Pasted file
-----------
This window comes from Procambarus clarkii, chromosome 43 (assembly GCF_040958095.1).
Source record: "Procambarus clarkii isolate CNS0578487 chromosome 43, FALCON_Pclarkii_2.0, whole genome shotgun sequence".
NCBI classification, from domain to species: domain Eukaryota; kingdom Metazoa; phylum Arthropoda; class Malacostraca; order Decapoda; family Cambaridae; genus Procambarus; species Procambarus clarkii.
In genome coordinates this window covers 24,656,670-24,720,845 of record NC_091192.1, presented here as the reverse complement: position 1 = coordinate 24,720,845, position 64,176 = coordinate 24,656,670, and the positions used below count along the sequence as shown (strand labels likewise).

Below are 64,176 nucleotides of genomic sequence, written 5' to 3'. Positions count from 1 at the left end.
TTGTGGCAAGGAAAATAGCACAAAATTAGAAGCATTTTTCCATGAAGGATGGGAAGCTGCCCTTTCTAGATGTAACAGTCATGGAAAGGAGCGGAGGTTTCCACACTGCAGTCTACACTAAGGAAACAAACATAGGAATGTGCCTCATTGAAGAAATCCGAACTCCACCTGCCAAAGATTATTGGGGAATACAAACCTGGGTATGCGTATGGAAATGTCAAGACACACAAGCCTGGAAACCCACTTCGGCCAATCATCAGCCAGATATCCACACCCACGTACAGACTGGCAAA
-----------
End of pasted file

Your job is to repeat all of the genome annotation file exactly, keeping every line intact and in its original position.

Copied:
This window comes from Procambarus clarkii, chromosome 43 (assembly GCF_040958095.1).
Source record: "Procambarus clarkii isolate CNS0578487 chromosome 43, FALCON_Pclarkii_2.0, whole genome shotgun sequence".
NCBI classification, from domain to species: domain Eukaryota; kingdom Metazoa; phylum Arthropoda; class Malacostraca; order Decapoda; family Cambaridae; genus Procambarus; species Procambarus clarkii.
In genome coordinates this window covers 24,656,670-24,720,845 of record NC_091192.1, presented here as the reverse complement: position 1 = coordinate 24,720,845, position 64,176 = coordinate 24,656,670, and the positions used below count along the sequence as shown (strand labels likewise).

Below are 64,176 nucleotides of genomic sequence, written 5' to 3'. Positions count from 1 at the left end.
TTGTGGCAAGGAAAATAGCACAAAATTAGAAGCATTTTTCCATGAAGGATGGGAAGCTGCCCTTTCTAGATGTAACAGTCATGGAAAGGAGCGGAGGTTTCCACACTGCAGTCTACACTAAGGAAACAAACATAGGAATGTGCCTCATTGAAGAAATCCGAACTCCACCTGCCAAAGATTATTGGGGAATACAAACCTGGGTATGCGTATGGAAATGTCAAGACACACAAGCCTGGAAACCCACTTCGGCCAATCATCAGCCAGATATCCACACCCACGTACAGACTGGCAAA